In 2016, Equinet produced a working paper, setting out what such standards should cover, including issues of mandate, independence and effectiveness. It raised awareness of the need to take action on this at EU level. Equinet (of which I was then chair) launched the working paper at an event in Brussels, presenting a copy to Vera Jourova, commissioner for justice, consumers and gender equality at the time.
The commission has been alert to the difficulties faced by equality bodies over the years—including from its own studies of the implementation of the various equality directives. In 2018 it published a recommendation on standards for equality bodies. This ‘soft law’ highlighted the wide margin of discretion left to member states on the structure and functioning of equality bodies and the challenges faced by some. It aimed to encourage improvements, recommending measures to enhance equality bodies’ independence and effectiveness.
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Not fully implemented
The current initiative was announced last July, following the EU anti-racism action plan and the disability, LGBTIQ+ and Roma-equality strategies, in which the commission raised the possibility of proposing EU-level legislation to strengthen the role and independence of equality bodies. A commission report on the application of the race and employment framework directives and accompanying staff working document on equality bodies, published in March 2021, highlighted that the 2018 recommendation had not been fully implemented and had not brought about substantial change in most countries.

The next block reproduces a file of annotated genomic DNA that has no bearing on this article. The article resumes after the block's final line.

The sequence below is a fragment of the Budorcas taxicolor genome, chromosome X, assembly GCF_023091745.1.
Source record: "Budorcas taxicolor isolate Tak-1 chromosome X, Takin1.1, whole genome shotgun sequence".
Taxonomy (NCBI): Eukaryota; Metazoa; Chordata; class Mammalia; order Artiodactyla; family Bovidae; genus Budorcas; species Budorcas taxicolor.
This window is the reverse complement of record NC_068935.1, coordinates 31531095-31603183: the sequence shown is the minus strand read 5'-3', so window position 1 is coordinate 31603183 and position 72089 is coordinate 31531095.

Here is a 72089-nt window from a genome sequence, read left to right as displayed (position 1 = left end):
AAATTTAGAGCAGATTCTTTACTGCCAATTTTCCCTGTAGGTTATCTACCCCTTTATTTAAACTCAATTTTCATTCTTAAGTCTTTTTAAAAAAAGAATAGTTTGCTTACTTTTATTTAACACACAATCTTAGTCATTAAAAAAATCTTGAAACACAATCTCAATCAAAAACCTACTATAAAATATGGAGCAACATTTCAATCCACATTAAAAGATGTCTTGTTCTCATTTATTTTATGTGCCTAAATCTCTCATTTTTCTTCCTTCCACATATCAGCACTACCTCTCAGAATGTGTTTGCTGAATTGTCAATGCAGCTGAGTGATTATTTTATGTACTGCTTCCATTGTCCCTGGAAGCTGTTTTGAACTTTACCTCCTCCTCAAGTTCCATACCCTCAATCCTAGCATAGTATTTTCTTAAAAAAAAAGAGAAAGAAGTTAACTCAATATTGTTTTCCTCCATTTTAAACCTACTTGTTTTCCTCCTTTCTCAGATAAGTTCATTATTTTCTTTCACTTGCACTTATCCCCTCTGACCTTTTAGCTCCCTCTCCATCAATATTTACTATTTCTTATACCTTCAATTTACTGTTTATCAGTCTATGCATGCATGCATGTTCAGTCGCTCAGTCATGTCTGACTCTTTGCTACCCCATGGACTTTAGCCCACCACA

The commission published a roadmap, setting out key aspects of the initiative: defining the problem and the context, a subsidiarity check, what was to be achieved and how and the fit with the ‘better regulation’ agenda. Consultation with national equality bodies and with citizens and stakeholders was part of the process.
The roadmap noted the discretion member states had with regard to the mandate, powers, independence, effectiveness and resources of equality bodies and that not all equality directives provided for them. It set out the potential to address the following:
- equality bodies’ mandate—grounds, fields and functions;
- their powers;
- their status and/or independence;
- their resources;
- data-collection requirements, and
- co-operation and co-ordination among equality bodies, and between them and other national and international organisations.
Equality bodies provided feedback on the roadmap last year and contributed to the public consultation. This sought views on the importance of member states establishing strong and effective bodies, on equality bodies in all member states providing minimum standards of services, on accessibility of services and on essential criteria to guarantee independence. It also asked for views on what effect the introduction of binding minimum standards would have on individuals and organisations.
The current situation endangers the coherent implementation of EU equality legislation and strategies and the effective protection of the rights of all victims of discrimination across Europe. The responses to the consultation can be anticipated to reinforce the crucial importance of progressing towards binding minimum standards for equality bodies, as a common floor has the potential to contribute significantly to effective enforcement of EU equal-treatment legislation.
Dr Evelyn Collins was chief executive of the Equality Commission for Northern Ireland from 2000 to January 2023. She is chair of the Equal Rights Trust and was chair of the board of Equinet from 2013 to 2017. She was a member of the European Commission’s Advisory Committee on Equal Opportunities between Women and Men from 1992 to 2020.